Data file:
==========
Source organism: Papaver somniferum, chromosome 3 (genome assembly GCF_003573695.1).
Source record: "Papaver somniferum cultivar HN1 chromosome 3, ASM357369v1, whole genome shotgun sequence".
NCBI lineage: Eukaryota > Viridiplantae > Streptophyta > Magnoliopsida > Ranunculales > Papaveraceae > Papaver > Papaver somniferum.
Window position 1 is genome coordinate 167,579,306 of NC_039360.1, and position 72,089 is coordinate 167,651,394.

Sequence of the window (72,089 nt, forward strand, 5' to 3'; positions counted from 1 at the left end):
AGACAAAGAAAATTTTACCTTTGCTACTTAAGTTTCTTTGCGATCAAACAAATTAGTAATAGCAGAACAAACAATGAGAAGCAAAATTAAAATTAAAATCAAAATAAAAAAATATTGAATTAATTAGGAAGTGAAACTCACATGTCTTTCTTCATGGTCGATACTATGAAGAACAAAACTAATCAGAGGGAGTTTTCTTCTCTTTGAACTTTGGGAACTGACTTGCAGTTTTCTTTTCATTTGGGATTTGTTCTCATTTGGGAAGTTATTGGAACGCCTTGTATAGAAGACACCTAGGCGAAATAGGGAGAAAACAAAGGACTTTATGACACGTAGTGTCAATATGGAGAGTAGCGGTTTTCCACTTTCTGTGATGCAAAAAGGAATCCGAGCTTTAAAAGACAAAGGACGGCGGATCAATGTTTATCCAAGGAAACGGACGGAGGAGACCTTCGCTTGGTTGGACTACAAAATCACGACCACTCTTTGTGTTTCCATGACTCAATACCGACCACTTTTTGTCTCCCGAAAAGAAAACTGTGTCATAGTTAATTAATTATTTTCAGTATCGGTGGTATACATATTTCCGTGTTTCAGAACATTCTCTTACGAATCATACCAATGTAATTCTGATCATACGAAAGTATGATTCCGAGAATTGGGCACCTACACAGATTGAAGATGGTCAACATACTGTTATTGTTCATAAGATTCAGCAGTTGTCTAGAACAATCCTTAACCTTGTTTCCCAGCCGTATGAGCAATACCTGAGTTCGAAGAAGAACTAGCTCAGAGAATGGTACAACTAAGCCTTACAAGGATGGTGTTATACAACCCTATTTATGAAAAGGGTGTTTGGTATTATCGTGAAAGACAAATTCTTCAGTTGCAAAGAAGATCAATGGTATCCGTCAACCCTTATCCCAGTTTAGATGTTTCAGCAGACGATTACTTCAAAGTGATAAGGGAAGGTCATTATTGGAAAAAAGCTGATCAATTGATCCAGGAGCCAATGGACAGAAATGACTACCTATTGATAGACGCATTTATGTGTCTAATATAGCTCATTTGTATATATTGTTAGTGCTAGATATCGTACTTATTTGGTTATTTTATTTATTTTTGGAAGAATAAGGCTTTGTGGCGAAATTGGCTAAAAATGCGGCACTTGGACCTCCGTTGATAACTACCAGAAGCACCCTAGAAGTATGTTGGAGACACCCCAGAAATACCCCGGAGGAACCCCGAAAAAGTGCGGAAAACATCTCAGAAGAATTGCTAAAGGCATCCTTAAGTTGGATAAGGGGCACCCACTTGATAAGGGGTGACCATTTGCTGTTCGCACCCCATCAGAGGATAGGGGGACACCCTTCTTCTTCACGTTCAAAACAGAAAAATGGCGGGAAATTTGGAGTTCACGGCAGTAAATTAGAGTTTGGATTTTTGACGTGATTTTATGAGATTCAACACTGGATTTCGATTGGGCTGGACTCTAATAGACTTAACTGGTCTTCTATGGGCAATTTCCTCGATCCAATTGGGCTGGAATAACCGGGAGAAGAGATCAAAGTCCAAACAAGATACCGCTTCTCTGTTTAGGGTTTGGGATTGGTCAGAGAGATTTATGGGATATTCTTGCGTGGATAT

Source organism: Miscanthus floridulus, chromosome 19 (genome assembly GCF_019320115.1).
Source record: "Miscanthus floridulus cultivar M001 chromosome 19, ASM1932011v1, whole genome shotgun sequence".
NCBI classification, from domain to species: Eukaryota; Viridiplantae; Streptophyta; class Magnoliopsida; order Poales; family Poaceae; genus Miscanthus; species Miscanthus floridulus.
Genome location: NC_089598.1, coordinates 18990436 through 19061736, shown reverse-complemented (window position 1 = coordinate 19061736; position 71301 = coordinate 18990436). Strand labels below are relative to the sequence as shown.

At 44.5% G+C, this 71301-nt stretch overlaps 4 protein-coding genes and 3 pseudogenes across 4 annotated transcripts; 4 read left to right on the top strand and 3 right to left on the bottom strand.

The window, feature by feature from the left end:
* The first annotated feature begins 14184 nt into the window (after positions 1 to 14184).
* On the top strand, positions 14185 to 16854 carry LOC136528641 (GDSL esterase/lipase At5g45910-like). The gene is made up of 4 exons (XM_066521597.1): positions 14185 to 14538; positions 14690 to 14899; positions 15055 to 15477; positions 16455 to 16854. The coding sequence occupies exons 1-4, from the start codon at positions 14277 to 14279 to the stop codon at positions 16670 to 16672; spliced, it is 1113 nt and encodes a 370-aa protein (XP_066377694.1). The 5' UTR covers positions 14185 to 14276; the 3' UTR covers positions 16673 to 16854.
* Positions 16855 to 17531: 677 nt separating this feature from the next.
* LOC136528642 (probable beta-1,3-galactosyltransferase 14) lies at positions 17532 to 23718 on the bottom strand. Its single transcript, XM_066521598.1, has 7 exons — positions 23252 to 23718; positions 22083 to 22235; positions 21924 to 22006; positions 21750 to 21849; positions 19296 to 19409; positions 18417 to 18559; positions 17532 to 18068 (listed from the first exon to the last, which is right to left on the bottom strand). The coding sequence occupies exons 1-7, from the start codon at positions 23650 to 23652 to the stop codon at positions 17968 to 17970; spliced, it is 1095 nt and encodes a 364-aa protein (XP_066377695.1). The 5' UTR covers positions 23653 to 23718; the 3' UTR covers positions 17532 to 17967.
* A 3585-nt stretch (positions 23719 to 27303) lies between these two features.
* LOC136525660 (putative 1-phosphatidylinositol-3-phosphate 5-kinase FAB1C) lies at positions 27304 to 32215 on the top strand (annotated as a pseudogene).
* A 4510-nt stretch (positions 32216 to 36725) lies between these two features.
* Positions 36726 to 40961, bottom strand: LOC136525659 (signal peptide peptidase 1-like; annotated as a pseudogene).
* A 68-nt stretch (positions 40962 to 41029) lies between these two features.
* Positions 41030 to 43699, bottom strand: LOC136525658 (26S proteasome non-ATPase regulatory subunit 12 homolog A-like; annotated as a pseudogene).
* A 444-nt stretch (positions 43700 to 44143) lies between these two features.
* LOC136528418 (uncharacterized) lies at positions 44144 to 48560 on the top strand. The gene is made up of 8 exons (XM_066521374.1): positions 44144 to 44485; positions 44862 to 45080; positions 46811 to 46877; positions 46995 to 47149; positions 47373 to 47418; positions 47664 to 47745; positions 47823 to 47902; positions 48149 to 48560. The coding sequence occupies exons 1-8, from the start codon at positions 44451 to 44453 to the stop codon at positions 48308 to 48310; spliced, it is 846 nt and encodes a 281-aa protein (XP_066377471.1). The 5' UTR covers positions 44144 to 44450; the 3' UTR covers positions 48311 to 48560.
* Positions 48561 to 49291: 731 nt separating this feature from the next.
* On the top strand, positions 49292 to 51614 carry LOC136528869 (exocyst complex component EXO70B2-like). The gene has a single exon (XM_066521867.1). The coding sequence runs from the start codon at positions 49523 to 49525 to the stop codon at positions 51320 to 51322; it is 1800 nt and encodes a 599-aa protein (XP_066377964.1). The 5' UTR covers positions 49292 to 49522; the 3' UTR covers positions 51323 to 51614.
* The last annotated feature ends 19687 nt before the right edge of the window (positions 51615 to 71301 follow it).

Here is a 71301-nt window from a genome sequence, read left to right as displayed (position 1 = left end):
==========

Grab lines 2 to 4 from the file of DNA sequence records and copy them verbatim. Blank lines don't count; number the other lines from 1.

Source record: "Papaver somniferum cultivar HN1 chromosome 3, ASM357369v1, whole genome shotgun sequence".
NCBI lineage: Eukaryota > Viridiplantae > Streptophyta > Magnoliopsida > Ranunculales > Papaveraceae > Papaver > Papaver somniferum.
Window position 1 is genome coordinate 167,579,306 of NC_039360.1, and position 72,089 is coordinate 167,651,394.